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Heimo Korth was one of the many young men who set out for Alaska in the 1960s and '70s to recreate the life of early fur traders in the American West, a movement first observed in John McPhee's classic Coming into the Country. Journalist Campbell has written a worthy sequel to McPhee's book that is a powerful tale in its own right, focusing solely on Korth, who now "lives more remotely than any other person in Alaska" as one of only seven hunter-trappers with a permit to live in the 19.5-million-acre Arctic National Wildlife Refuge (ANWR). Korth lives with his wife and two daughters 130 miles above the Arctic Circle, the only settlers for more than 500 miles (250 miles from the nearest road and another 300 miles to the nearest hospital in Fairbanks). Campbell artfully details a number of visits he makes to the Korth family in 2002, as he accompanies Korth on hunting and trapping expeditions that make himâ"and the readerâ"feel "transported straight back into the 19th century." He also sympathetically recounts Korth's flight from his abusive Wisconsin father and his reinvention of himself as an Alaskan "legend," a "gun-toting, park-hating antiâ"animal rights trapper with a soft side"â"but one who is well respected by managers of the ANWR. What makes this more than just a profile of a fascinating personality is Campbell's deft weaving of Alaskan history into Korth's tale, showing how the recent influx of developers and ecotourists is making the trapping life "more of an anachronism with each passing year."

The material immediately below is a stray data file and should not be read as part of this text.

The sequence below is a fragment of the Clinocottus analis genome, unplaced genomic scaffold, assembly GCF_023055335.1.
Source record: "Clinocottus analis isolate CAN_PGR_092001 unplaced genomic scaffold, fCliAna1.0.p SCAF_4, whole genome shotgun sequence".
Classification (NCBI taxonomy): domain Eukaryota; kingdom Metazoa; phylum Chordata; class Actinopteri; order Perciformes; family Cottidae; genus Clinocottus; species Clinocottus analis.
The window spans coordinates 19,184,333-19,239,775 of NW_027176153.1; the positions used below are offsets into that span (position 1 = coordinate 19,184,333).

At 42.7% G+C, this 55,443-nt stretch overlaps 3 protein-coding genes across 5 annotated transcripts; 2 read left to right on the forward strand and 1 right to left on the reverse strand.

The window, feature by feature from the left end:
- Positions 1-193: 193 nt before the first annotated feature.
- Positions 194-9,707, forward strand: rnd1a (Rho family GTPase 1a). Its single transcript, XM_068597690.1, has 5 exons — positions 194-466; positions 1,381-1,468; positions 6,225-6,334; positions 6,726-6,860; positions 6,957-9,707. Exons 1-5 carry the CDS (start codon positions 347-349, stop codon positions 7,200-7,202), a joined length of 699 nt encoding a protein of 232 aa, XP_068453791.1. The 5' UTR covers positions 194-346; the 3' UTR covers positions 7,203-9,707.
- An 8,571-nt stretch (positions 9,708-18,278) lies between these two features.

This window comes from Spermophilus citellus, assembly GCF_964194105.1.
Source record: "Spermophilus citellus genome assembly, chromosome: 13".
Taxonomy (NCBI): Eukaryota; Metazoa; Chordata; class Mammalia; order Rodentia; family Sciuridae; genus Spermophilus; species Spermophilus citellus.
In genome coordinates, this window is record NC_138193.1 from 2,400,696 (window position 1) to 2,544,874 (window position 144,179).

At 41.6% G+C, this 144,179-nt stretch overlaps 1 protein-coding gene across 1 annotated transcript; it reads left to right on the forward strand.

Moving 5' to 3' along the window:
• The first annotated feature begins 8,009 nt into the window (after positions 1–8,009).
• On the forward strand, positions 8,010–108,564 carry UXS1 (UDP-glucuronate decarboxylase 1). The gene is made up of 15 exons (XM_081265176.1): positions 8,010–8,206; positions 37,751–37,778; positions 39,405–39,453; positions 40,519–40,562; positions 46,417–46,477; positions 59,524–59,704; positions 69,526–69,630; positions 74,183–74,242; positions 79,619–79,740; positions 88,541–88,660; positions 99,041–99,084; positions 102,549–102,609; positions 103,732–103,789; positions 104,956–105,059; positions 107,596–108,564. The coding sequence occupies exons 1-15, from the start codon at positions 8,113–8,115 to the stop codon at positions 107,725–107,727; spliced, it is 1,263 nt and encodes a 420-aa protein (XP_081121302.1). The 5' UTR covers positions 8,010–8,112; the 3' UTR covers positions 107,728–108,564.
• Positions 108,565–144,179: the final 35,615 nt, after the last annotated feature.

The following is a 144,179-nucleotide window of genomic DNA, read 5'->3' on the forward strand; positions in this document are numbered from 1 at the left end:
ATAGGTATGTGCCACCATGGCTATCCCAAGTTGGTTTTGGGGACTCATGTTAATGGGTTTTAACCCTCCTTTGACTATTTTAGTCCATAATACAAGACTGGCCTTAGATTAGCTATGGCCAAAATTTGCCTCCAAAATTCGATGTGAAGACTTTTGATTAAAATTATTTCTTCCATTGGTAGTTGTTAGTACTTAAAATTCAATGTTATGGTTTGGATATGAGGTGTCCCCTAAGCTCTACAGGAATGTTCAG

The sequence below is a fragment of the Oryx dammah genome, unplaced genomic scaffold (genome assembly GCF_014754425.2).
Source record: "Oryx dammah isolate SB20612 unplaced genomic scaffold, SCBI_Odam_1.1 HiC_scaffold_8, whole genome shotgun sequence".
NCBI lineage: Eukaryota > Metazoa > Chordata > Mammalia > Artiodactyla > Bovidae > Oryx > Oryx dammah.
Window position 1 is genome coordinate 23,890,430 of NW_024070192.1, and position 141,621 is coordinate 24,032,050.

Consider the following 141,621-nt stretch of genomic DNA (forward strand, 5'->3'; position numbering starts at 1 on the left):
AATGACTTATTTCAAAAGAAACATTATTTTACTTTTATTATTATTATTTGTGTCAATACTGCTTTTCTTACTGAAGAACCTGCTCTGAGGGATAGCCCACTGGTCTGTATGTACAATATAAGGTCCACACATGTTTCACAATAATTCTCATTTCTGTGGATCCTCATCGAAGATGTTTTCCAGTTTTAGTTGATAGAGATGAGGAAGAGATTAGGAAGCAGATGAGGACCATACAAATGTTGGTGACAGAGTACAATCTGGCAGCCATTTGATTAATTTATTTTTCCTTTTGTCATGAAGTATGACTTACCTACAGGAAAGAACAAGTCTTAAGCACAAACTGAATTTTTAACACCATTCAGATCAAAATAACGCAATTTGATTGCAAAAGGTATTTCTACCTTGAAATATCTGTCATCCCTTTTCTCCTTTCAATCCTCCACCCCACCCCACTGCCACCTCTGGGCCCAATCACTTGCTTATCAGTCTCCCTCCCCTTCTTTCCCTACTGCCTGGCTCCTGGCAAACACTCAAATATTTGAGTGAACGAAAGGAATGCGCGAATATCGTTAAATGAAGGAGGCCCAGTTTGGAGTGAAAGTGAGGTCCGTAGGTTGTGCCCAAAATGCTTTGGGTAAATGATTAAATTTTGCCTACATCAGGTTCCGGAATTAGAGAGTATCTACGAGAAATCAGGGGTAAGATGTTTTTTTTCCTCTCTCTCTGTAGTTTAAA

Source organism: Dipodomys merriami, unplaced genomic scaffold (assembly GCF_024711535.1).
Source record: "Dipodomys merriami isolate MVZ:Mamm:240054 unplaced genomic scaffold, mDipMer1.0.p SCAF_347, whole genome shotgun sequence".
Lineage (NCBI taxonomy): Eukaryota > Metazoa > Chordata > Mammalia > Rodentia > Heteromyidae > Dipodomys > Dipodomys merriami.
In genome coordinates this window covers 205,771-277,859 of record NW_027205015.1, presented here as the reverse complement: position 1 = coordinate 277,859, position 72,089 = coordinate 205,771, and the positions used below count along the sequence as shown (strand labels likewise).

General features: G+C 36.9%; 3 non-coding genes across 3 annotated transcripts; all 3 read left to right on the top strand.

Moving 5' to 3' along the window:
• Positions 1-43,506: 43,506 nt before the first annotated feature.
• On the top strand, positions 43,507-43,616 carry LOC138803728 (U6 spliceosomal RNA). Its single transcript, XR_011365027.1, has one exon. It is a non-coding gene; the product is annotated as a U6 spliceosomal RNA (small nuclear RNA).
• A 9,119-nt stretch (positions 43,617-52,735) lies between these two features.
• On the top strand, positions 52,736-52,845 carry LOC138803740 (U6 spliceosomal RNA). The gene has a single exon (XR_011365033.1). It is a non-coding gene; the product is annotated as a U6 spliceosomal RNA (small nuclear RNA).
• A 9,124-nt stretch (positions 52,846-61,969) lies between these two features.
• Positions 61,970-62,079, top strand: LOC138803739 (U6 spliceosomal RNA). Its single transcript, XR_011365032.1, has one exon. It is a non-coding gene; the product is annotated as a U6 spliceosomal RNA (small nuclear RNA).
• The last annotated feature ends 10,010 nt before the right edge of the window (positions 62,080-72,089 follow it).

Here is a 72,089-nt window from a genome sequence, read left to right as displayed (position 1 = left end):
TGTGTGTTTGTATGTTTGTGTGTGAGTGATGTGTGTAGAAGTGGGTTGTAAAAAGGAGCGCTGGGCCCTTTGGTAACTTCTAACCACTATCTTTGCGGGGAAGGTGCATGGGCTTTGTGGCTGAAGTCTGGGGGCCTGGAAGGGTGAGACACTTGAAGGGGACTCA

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By the mid-1970s, countercultural attitudes had propelled so many wilderness seekers to Alaska that writer John McPhee gave an account of them in Coming into the Country (1976). Over several visits in 2002, Campbell absorbed the life story of one such emigrant from the lower 48, Heimo Korth, who happens to be his cousin. Korth traps fur-bearing animals to generate what little cash he makes, and hunts caribou, moose, and fowl for his food. Campbell's observation of the shooting and skinning this necessitates is objective, leaving nothing to imagination. Retrospectively, Campbell relates why Korth moved to Alaska (partly due to antagonism with his father), followed by incidents in his marriage to a native woman and their raising of three daughters (one of whom died in an awful canoeing accident) along a remote tributary of the Yukon River. Because the author perceptively describes how teenagers Rhonda and Krin feel about growing up in such isolation, the circle of interest for Campbell's well-organized work will encompass fans of coming-of-age stories in addition to those intrigued by unconventional lifestyles. Gilbert Taylor
Copyright © American Library Association. All rights reserved
Being an outdoors man and a wilderness enthusiast this book is very well written. A good mix of adventure, humanity, and danger to keep me reading it right through! Awesome. Read morePublished 4 months ago by mathias
Very good, this man and his family have done something that is amazing, living of the land and living with nature is a thing of the pastPublished 21 months ago by Pen Name
This book was a major disappointment. It had all the ingredients to make a great "tale" (I say "tale", although it is a true story), but lacks a satisfactory delivery to the reader... Read morePublished on Sept. 9 2008 by Brian Coady
I second the positive comments to what has been said earlier in these reviews. This man and his family were included in a National Geographic documentary titled "Braving... Read morePublished on July 19 2004 by Jim M